Both these services started out as regional bibliographic databases, but over time have added more and more freely-available full-text journal content. Today SciELO hosts 573,525 research articles from 1,249 journals. Redalyc has more than 425,000 full-text articles from over 1,000 journals.
But does Western Europe need to look as far afield as Latin America for this kind of model? The Moscow-based CyberLeninka, for instance, reports that it currently hosts 940,000 papers from 990 journals, all of which are open access, and approximately 70% of which are available under a CC BY licence. Moreover, it has amassed this content in just three years.
Significantly, it has achieved this without the support of either the Russian government, or any private venture capital, as CyberLeninka’s Chief Strategy Officer Mikhail Sergeev explains in the Q&A below. The service was created, and is maintained, by five people working from home. Their goal: to create a prototype for a Russian open science infrastructure.
What struck me in speaking to Sergeev is that many of the problems the Russian research community faces today are strikingly similar to those facing the research community everywhere, if somewhat more extreme in both scope and effect. So could CyberLeninka be developing solutions that the West could learn from?
On one hand it would seem not, since CyberLeninka does not currently have a business model, and so no income. It is also not entirely clear to me how the 990 journals it hosts fund and manage themselves. One would also want to know more about the quality and topicality of the 940,000 papers on the service. What is clear is that the most prestigious Russian journals are not freely available today. We in the West can certainly identify with that problem.
On the other hand, to focus on business models alone is perhaps to miss the point. Surely the Russian government should be funding CyberLeninka, and surely it should be seeking to get the prestigious journals published by the Russian Academy of Sciences on CyberLeninka too? Admittedly the latter could present challenges as the journals were in, effect, (and mistakenly) “privatised” in the 1990s. But that does not mean it should not happen.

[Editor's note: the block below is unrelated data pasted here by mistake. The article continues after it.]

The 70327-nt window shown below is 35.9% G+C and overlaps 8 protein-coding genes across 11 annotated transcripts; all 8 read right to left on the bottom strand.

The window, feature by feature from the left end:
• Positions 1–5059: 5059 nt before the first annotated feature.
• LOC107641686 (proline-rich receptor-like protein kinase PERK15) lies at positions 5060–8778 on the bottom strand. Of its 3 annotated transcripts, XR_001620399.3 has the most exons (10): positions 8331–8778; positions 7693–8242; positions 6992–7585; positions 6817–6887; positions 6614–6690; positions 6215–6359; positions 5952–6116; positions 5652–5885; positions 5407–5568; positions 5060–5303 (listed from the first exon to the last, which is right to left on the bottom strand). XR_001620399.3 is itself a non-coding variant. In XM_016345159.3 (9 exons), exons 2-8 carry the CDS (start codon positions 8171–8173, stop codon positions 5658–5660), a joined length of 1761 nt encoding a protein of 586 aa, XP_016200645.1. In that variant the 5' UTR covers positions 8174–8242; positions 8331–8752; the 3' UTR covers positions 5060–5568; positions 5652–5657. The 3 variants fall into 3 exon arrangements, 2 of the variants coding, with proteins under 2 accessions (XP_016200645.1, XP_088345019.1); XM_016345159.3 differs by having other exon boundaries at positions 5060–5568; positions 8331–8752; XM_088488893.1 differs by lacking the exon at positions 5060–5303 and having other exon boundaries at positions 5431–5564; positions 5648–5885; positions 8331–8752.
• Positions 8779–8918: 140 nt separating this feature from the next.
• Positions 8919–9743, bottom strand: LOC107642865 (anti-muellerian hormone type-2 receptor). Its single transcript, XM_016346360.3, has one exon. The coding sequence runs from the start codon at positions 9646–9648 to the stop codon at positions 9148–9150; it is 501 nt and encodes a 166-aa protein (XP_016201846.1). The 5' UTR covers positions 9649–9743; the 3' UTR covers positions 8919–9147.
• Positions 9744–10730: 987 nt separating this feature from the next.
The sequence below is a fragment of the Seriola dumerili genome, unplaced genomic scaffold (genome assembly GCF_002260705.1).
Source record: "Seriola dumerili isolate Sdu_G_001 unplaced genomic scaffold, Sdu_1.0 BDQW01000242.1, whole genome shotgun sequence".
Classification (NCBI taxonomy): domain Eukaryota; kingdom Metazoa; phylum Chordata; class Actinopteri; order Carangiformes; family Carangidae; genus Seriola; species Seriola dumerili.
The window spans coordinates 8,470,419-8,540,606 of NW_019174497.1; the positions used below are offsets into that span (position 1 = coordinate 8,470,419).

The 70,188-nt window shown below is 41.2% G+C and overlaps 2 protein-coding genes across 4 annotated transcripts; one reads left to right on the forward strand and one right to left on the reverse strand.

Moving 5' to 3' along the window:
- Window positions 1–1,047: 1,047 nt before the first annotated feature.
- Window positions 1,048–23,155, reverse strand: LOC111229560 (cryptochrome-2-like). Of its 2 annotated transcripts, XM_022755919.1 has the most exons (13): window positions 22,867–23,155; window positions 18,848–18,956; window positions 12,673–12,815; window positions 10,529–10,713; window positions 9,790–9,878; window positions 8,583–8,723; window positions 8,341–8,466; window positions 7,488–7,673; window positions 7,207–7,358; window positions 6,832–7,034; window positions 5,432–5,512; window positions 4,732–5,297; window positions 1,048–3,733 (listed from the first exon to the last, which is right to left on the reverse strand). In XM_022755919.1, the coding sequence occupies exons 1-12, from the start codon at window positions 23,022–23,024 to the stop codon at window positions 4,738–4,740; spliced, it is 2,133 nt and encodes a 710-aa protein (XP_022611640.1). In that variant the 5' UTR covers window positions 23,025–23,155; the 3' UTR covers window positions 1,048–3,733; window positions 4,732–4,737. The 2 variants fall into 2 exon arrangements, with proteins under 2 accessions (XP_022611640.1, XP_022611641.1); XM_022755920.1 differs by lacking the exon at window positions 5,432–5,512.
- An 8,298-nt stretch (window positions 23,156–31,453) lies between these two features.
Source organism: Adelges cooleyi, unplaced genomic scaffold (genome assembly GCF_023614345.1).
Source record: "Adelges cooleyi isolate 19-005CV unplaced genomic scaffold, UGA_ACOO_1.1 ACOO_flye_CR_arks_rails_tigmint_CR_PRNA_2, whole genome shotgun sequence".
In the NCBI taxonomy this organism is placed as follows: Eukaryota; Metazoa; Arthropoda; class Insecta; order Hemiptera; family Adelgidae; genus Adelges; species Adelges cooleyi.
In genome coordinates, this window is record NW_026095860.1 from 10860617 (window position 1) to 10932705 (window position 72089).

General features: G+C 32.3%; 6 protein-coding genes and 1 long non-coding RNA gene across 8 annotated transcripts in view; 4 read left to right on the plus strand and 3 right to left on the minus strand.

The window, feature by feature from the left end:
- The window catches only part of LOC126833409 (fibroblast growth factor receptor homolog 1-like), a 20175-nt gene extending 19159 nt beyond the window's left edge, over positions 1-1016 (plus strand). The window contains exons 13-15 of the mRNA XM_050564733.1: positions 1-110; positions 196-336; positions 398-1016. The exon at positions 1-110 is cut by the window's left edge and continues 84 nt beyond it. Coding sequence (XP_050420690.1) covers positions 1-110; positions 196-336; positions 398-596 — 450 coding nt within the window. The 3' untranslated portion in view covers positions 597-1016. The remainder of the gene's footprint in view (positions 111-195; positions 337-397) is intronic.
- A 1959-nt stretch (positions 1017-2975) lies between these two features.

The point to bear in mind is that the OA strategies currently being pursued in the West appear to be no more sustainable than the subscription system. Better solutions are therefore needed, and so the more experimentation the better.
And remember, CyberLeninka says it has achieved what it has achieved with no source of revenue. Moreover, in the process of loading journals on its system it is making them OA — without the costs normally associated with journal “flipping”. That should focus minds on the cost of scholarly publishing.
In the meantime, of course, CyberLeninka continues to face a serious financial challenge. If it is to prosper, and to embark on the many new initiatives it has set its sights on — including developing overlay journals and offering other repository-based publishing services — some source of funding will be essential.
If you wish to read the interview with Mikhail Sergeev, please click on the link below.
I am publishing the interview under a Creative Commons licence, so you are free to copy and distribute it as you wish, so long as you credit me as the author, do not alter or transform the text, and do not use it for any commercial purpose.
To read the interview (as a PDF file) click HERE.